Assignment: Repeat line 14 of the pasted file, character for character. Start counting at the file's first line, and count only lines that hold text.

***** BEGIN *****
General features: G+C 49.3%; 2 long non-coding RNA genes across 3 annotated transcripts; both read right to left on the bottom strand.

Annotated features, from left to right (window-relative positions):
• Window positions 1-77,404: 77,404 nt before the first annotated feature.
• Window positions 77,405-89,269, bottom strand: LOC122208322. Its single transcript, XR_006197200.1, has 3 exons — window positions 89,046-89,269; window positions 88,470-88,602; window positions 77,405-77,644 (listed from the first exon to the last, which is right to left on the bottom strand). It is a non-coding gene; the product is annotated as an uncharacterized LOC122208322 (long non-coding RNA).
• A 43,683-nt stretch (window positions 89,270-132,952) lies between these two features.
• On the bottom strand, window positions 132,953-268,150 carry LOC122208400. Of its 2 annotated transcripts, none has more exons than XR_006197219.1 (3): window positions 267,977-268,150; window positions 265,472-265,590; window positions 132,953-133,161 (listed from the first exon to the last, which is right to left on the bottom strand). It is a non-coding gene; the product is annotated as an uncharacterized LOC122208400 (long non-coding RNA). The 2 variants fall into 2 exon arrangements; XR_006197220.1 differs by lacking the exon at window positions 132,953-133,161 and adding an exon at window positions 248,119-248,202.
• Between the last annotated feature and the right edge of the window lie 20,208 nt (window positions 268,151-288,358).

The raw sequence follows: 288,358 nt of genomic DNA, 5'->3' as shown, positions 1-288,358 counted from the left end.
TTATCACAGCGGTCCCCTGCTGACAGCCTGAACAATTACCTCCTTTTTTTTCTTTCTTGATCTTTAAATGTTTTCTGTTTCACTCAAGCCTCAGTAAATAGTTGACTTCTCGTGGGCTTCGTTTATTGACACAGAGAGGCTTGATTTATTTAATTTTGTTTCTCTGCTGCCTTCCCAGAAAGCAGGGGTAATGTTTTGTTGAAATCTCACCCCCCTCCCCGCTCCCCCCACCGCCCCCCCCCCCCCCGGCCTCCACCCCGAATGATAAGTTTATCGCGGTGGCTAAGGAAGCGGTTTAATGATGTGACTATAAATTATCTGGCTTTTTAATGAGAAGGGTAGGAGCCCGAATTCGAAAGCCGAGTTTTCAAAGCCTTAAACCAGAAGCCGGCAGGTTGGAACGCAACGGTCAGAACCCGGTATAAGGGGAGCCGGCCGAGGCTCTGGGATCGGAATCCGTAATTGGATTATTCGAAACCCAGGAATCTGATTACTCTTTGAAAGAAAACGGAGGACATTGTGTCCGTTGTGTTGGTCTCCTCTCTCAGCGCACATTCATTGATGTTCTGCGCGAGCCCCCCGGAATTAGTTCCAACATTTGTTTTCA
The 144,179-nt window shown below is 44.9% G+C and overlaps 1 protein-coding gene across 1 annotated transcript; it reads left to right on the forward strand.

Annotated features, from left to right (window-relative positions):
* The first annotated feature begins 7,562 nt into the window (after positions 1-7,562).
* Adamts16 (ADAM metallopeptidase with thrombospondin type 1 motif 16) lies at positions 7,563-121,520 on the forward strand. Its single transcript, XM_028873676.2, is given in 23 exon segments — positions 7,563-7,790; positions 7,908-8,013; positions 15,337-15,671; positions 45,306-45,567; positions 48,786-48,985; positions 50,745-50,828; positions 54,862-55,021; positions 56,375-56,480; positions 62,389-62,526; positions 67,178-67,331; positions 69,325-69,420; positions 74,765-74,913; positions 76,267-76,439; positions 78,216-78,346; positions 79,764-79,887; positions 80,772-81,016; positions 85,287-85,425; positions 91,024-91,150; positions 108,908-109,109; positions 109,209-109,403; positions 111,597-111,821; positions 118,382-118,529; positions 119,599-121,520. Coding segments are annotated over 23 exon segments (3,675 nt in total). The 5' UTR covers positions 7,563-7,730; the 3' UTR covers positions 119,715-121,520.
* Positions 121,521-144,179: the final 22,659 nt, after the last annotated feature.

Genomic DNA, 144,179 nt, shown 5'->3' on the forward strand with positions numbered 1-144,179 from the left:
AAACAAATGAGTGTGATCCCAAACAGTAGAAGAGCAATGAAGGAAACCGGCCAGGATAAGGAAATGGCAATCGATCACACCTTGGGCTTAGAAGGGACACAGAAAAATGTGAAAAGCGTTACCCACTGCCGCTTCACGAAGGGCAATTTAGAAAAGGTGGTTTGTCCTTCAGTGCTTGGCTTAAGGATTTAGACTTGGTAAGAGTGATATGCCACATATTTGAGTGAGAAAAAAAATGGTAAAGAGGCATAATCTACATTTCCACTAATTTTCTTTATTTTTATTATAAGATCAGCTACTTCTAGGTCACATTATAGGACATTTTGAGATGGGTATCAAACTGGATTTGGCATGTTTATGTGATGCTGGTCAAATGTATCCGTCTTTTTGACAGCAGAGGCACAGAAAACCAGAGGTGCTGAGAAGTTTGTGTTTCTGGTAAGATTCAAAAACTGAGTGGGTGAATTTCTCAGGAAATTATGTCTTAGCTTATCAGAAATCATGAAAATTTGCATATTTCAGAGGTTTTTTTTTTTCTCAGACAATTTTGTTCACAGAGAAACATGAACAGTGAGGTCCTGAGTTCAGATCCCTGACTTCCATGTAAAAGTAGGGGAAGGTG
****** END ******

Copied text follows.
* Positions 121,521-144,179: the final 22,659 nt, after the last annotated feature.